Scientists have developed a way to read minds, translating unspoken thoughts into written words in real-time. It’s the first time it’s been done without having to put anything into the brain, and the team used artificial intelligence (AI).
Technology has delivered many extraordinary benefits to humankind, but is using AI (artificial intelligence) to read people’s minds a step too far? Do you think that people should be allowed to keep their thoughts to themselves?
This resources pack includes an article from The Week Junior magazine, along with a sheet of activities designed to get children thinking, talking and writing about what the story means to them.
Isn’t it inevitable that this will be adapted and used by bad people for unpleasant purposes before long? Or do you think the benefits it will provide will outweigh those risks of misuse?
Haven’t there always been those who resist new inventions because of unfounded fears? In any case, aren’t the same scientists who created it bound to find ways to prevent it from being used in harmful ways? What do you think?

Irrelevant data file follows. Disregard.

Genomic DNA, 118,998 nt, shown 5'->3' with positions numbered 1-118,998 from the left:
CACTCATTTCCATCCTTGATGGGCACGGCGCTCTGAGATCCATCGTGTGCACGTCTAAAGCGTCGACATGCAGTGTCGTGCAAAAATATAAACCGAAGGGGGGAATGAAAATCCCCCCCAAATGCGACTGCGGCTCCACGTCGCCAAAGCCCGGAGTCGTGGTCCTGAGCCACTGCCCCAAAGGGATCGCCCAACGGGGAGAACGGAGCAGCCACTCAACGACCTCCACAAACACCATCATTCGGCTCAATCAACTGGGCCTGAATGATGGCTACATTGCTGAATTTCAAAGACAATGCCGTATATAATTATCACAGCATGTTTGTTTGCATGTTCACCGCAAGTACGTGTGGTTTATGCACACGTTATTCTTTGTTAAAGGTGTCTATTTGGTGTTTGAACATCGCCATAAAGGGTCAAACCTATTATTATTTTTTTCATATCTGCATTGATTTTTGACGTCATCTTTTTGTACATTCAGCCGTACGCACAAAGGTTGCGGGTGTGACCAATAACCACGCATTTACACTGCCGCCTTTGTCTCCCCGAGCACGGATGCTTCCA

Imagine there’s a computer reading your mind and saying your thoughts out loud while you’re having a chat with, say, a grandparent who has given you a less than exciting present for your birthday. Using a playscript format, write a short, three-way dialogue between you, that relative and the device that is expressing your unspoken thoughts.
Make it as funny or serious as you like, but try to show how difficult it might be if we can’t keep our thoughts private.
Imagine a machine has been developed that can read the minds of animals. Write two or three paragraphs expressing what your pet might be thinking. If you do not have a pet, pretend you do.
Research a different invention that many people worried about at first but which soon turned out to be something positive for humankind. State what the invention was and list some of the objections.
Find the entire series of Topical Tuesday resources to download in our Topical Tuesdays collection.
What is The Week Junior?
The Week Junior magazine looks at current affairs and helps children make sense of the world, provides context and clarity to complex issues, improves general knowledge and encourages discussion and debate.
To find out more about The Week Junior and to download its free resources, please go to The Week Junior website.